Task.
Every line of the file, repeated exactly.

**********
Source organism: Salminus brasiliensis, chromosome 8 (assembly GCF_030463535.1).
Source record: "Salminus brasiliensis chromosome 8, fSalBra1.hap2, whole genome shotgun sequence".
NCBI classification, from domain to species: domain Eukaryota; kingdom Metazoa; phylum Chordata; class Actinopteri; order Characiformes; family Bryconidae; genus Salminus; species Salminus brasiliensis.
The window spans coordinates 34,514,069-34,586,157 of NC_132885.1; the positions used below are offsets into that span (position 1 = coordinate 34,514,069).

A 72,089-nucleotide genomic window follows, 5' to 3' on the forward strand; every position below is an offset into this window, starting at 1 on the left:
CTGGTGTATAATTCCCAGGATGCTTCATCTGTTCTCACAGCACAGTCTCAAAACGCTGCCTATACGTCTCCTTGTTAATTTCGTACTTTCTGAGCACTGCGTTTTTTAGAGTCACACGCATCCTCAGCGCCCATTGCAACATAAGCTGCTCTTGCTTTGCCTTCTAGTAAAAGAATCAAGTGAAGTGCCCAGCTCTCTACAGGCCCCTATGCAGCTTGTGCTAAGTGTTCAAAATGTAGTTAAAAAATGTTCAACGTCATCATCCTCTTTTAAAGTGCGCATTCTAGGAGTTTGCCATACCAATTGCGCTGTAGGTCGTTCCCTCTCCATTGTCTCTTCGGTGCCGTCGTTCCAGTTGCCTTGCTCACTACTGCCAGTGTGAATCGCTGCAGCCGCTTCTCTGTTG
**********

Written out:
Source organism: Salminus brasiliensis, chromosome 8 (assembly GCF_030463535.1).
Source record: "Salminus brasiliensis chromosome 8, fSalBra1.hap2, whole genome shotgun sequence".
NCBI classification, from domain to species: domain Eukaryota; kingdom Metazoa; phylum Chordata; class Actinopteri; order Characiformes; family Bryconidae; genus Salminus; species Salminus brasiliensis.
The window spans coordinates 34,514,069-34,586,157 of NC_132885.1; the positions used below are offsets into that span (position 1 = coordinate 34,514,069).

A 72,089-nucleotide genomic window follows, 5' to 3' on the forward strand; every position below is an offset into this window, starting at 1 on the left:
CTGGTGTATAATTCCCAGGATGCTTCATCTGTTCTCACAGCACAGTCTCAAAACGCTGCCTATACGTCTCCTTGTTAATTTCGTACTTTCTGAGCACTGCGTTTTTTAGAGTCACACGCATCCTCAGCGCCCATTGCAACATAAGCTGCTCTTGCTTTGCCTTCTAGTAAAAGAATCAAGTGAAGTGCCCAGCTCTCTACAGGCCCCTATGCAGCTTGTGCTAAGTGTTCAAAATGTAGTTAAAAAATGTTCAACGTCATCATCCTCTTTTAAAGTGCGCATTCTAGGAGTTTGCCATACCAATTGCGCTGTAGGTCGTTCCCTCTCCATTGTCTCTTCGGTGCCGTCGTTCCAGTTGCCTTGCTCACTACTGCCAGTGTGAATCGCTGCAGCCGCTTCTCTGTTG